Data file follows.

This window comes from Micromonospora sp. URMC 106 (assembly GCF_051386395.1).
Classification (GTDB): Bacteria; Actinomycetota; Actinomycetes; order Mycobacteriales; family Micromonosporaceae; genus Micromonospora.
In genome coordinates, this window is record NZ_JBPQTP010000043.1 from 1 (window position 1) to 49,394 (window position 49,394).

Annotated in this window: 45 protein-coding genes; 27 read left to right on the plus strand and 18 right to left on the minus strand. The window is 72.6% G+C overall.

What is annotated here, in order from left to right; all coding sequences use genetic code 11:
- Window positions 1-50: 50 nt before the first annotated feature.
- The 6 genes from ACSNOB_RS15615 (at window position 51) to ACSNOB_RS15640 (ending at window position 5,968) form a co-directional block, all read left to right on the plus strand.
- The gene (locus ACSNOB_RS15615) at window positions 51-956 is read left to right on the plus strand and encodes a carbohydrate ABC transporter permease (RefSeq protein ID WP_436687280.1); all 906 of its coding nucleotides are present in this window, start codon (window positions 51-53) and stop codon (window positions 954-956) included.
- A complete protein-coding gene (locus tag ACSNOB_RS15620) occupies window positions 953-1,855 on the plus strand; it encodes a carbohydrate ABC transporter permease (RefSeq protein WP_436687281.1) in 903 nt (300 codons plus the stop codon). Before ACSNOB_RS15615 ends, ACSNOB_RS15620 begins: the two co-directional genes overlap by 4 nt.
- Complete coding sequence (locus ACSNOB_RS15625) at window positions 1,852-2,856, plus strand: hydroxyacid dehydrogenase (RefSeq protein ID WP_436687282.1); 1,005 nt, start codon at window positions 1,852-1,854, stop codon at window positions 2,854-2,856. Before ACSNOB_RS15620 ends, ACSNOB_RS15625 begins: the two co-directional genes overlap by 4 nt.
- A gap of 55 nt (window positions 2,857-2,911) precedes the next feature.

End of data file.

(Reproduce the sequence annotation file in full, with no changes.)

This window comes from Micromonospora sp. URMC 106 (assembly GCF_051386395.1).
Classification (GTDB): Bacteria; Actinomycetota; Actinomycetes; order Mycobacteriales; family Micromonosporaceae; genus Micromonospora.
In genome coordinates, this window is record NZ_JBPQTP010000043.1 from 1 (window position 1) to 49,394 (window position 49,394).

Annotated in this window: 45 protein-coding genes; 27 read left to right on the plus strand and 18 right to left on the minus strand. The window is 72.6% G+C overall.

What is annotated here, in order from left to right; all coding sequences use genetic code 11:
- Window positions 1-50: 50 nt before the first annotated feature.
- The 6 genes from ACSNOB_RS15615 (at window position 51) to ACSNOB_RS15640 (ending at window position 5,968) form a co-directional block, all read left to right on the plus strand.
- The gene (locus ACSNOB_RS15615) at window positions 51-956 is read left to right on the plus strand and encodes a carbohydrate ABC transporter permease (RefSeq protein ID WP_436687280.1); all 906 of its coding nucleotides are present in this window, start codon (window positions 51-53) and stop codon (window positions 954-956) included.
- A complete protein-coding gene (locus tag ACSNOB_RS15620) occupies window positions 953-1,855 on the plus strand; it encodes a carbohydrate ABC transporter permease (RefSeq protein WP_436687281.1) in 903 nt (300 codons plus the stop codon). Before ACSNOB_RS15615 ends, ACSNOB_RS15620 begins: the two co-directional genes overlap by 4 nt.
- Complete coding sequence (locus ACSNOB_RS15625) at window positions 1,852-2,856, plus strand: hydroxyacid dehydrogenase (RefSeq protein ID WP_436687282.1); 1,005 nt, start codon at window positions 1,852-1,854, stop codon at window positions 2,854-2,856. Before ACSNOB_RS15620 ends, ACSNOB_RS15625 begins: the two co-directional genes overlap by 4 nt.
- A gap of 55 nt (window positions 2,857-2,911) precedes the next feature.